Search Images Maps Play YouTube News Gmail Drive More »
Sign in
Screen reader users: click this link for accessible mode. Accessible mode has the same essential features but works better with your reader.

Patents

  1. Advanced Patent Search
Publication numberUS5309496 A
Publication typeGrant
Application numberUS 07/995,966
Publication dateMay 3, 1994
Filing dateDec 23, 1992
Priority dateDec 23, 1992
Fee statusPaid
Also published asEP0803080A1, EP0803080B1, WO1994015255A1
Publication number07995966, 995966, US 5309496 A, US 5309496A, US-A-5309496, US5309496 A, US5309496A
InventorsRobin W. Winsor
Original AssigneeWinsor Robin W
Export CitationBiBTeX, EndNote, RefMan
External Links: USPTO, USPTO Assignment, Espacenet
Filmless X-ray apparatus and method of using the same
US 5309496 A
Abstract
A filmless X-ray apparatus and method of using the same include an X-ray source for directing X-rays through a subject such as an animal, human, or luggage in an airport security scanner into a fluorescent intensifying screen. An aluminum coated and lead back glass mirror reflect only the visible component of radiation passing through the fluorescent screen to one or more video cameras. Video signals from the video camera are directed to frame grabber circuitry operably associated with a computer provided with image enhancing and processing software.
Images(2)
Previous page
Next page
Claims(25)
What is claimed is:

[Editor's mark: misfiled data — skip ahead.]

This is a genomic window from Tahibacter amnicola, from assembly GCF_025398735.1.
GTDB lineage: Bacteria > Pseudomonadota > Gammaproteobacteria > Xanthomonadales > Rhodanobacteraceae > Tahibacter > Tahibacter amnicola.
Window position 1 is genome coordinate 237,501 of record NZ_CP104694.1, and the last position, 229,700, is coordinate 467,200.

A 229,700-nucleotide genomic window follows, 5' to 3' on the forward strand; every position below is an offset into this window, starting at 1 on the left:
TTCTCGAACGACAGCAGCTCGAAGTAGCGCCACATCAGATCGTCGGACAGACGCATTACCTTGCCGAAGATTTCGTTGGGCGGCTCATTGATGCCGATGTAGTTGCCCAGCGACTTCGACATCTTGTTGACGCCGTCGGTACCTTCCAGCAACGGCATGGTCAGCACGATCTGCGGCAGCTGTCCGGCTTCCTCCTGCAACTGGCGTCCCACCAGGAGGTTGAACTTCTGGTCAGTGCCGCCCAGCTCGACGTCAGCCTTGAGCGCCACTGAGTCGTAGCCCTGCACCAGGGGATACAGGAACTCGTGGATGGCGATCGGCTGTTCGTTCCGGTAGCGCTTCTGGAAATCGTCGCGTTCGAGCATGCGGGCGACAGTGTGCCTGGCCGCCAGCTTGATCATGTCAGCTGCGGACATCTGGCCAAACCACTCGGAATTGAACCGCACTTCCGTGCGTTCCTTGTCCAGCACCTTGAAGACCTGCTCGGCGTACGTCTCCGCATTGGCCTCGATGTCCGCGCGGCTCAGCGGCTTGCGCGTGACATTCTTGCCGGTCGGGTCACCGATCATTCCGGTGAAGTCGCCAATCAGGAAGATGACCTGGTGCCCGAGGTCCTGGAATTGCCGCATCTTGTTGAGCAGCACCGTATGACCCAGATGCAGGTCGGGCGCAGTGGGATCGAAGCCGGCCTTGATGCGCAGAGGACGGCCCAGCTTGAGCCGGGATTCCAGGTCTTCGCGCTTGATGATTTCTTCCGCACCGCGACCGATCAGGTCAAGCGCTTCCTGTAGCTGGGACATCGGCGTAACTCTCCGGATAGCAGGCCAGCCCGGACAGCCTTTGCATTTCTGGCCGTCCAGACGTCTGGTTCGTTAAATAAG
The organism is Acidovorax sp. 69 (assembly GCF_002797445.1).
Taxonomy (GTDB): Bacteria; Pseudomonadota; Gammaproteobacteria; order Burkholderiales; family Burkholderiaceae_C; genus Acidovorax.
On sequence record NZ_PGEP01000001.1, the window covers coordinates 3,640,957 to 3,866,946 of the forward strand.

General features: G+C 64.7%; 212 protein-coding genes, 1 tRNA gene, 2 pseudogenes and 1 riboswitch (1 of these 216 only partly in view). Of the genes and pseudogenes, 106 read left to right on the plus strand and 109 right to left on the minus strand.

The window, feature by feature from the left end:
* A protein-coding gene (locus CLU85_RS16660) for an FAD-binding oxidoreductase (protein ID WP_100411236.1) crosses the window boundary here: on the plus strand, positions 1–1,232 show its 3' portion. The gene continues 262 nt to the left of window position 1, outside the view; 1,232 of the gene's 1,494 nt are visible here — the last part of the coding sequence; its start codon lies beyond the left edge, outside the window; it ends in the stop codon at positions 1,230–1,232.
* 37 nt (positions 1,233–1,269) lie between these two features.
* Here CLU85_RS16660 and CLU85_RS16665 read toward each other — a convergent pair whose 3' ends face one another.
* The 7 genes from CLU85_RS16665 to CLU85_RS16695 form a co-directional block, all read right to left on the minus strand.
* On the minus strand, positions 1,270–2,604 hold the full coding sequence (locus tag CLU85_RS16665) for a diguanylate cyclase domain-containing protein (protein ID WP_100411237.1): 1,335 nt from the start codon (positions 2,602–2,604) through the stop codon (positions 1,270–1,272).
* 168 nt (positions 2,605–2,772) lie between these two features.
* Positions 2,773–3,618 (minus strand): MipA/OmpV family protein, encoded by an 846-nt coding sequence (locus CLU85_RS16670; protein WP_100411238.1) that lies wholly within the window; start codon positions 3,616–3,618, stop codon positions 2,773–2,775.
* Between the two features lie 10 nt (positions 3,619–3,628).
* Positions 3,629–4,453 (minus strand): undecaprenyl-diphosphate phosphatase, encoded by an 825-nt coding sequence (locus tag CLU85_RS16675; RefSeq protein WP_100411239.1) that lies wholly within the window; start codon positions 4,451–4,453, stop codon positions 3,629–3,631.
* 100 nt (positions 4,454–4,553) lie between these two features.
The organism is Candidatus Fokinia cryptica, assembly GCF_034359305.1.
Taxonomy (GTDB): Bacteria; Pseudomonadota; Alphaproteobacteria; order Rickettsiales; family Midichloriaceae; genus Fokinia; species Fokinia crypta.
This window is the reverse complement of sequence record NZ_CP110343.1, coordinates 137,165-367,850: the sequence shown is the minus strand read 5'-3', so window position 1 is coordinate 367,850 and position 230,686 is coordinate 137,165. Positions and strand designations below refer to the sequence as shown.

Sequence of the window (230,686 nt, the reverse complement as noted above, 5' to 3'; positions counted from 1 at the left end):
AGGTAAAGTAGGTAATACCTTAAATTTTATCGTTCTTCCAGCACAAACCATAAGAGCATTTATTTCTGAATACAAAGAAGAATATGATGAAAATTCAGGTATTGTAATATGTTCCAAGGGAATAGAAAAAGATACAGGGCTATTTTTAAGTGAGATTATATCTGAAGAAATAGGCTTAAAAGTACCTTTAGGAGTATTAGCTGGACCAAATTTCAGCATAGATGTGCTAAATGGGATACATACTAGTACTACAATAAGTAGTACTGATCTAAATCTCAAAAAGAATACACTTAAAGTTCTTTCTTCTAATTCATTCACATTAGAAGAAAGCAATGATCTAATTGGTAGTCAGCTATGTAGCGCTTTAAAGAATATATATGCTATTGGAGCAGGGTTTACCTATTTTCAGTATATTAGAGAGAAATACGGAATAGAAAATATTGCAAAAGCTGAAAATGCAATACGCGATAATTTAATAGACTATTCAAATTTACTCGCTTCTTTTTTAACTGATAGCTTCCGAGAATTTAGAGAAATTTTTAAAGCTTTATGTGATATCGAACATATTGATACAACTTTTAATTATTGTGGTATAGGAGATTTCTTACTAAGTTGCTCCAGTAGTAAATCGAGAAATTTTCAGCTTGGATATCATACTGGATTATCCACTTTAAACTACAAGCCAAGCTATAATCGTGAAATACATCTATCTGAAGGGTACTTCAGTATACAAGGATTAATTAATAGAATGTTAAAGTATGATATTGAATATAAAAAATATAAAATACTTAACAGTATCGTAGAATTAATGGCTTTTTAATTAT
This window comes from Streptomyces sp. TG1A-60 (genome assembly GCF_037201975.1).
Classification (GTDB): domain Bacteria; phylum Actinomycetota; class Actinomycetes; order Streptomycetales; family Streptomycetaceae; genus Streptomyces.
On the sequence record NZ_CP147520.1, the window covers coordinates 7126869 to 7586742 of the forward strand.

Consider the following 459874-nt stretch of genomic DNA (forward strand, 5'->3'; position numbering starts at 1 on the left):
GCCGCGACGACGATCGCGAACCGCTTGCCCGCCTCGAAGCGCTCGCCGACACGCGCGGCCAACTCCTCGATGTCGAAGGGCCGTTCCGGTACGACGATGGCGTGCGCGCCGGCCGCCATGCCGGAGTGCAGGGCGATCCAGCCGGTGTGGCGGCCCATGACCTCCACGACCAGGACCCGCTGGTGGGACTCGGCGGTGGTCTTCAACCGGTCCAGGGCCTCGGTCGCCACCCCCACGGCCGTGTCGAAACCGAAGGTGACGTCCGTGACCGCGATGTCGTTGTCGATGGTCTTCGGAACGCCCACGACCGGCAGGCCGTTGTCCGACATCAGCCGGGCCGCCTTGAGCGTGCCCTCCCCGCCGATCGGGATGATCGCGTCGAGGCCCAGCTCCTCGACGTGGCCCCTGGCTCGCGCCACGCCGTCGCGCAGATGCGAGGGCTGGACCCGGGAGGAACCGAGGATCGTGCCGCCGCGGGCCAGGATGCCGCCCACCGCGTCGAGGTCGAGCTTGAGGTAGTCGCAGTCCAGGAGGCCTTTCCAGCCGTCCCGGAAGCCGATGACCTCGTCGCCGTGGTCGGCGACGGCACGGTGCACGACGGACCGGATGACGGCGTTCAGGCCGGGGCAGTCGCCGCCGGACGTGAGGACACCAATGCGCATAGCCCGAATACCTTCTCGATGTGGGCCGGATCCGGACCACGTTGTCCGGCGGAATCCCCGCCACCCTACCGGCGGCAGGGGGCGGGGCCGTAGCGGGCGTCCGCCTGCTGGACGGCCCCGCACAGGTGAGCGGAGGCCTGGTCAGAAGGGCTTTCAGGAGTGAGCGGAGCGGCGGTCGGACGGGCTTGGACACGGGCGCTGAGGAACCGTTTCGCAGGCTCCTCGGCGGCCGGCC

1. A filmless X-ray apparatus, comprising:
an X-ray source disposed for directing X-rays through a subject;
a fluorescent intensifying screen mounted at least partially in the path of the X-rays passing through the subject;
a mirror disposed at an oblique angle behind said fluorescent intensifying screen;
a video camera oriented at an oblique angle relative to said mirror so as to receive only a visible component of reflected radiation from said mirror;
a frame grabber operably connected for receiving a video signal from said video camera;
a computer operably associated with said frame grabbler for processing and enhancing an image received by said video camera; and
a photocell disposed for receiving radiation visible spectrum from said fluorescent intensifying screen and operably associated for controlling capture of images from said video camera by said frame grabber.
2. The filmless X-ray apparatus of claim 1, further comprising a plurality of video cameras operably disposed for receiving visible spectrum light radiation reflected from said mirror.
3. The filmless X-ray apparatus of claim 1, wherein said mirror is disposed at a 45 degree angle with respect to a plane of said fluorescent intensifying screen.
4. The filmless X-ray apparatus of claim 1, wherein said computer and frame grabber include image enhancing and processing software.
5. The filmless X-ray apparatus of claim 1, wherein said mirror is coated with aluminum.
6. The filmless X-ray apparatus of claim 1, wherein said mirror includes a lead backing.
7. The filmless X-ray apparatus of claim 1, wherein said fluorescent intensifying screen, said mirror, and said video camera are each at least partially mounted within a lead lined light proof housing.
8. A filmless X-ray apparatus, comprising:
an X-ray source disposed for directing X-rays through a subject;
a fluorescent intensifying screen mounted at least partially in the path of the X-rays passing through the subject;
a mirror disposed at an oblique angle behind said fluorescent intensifying screen;
a plurality of video cameras operably disposed for receiving only a visible component of radiation reflected from said mirror;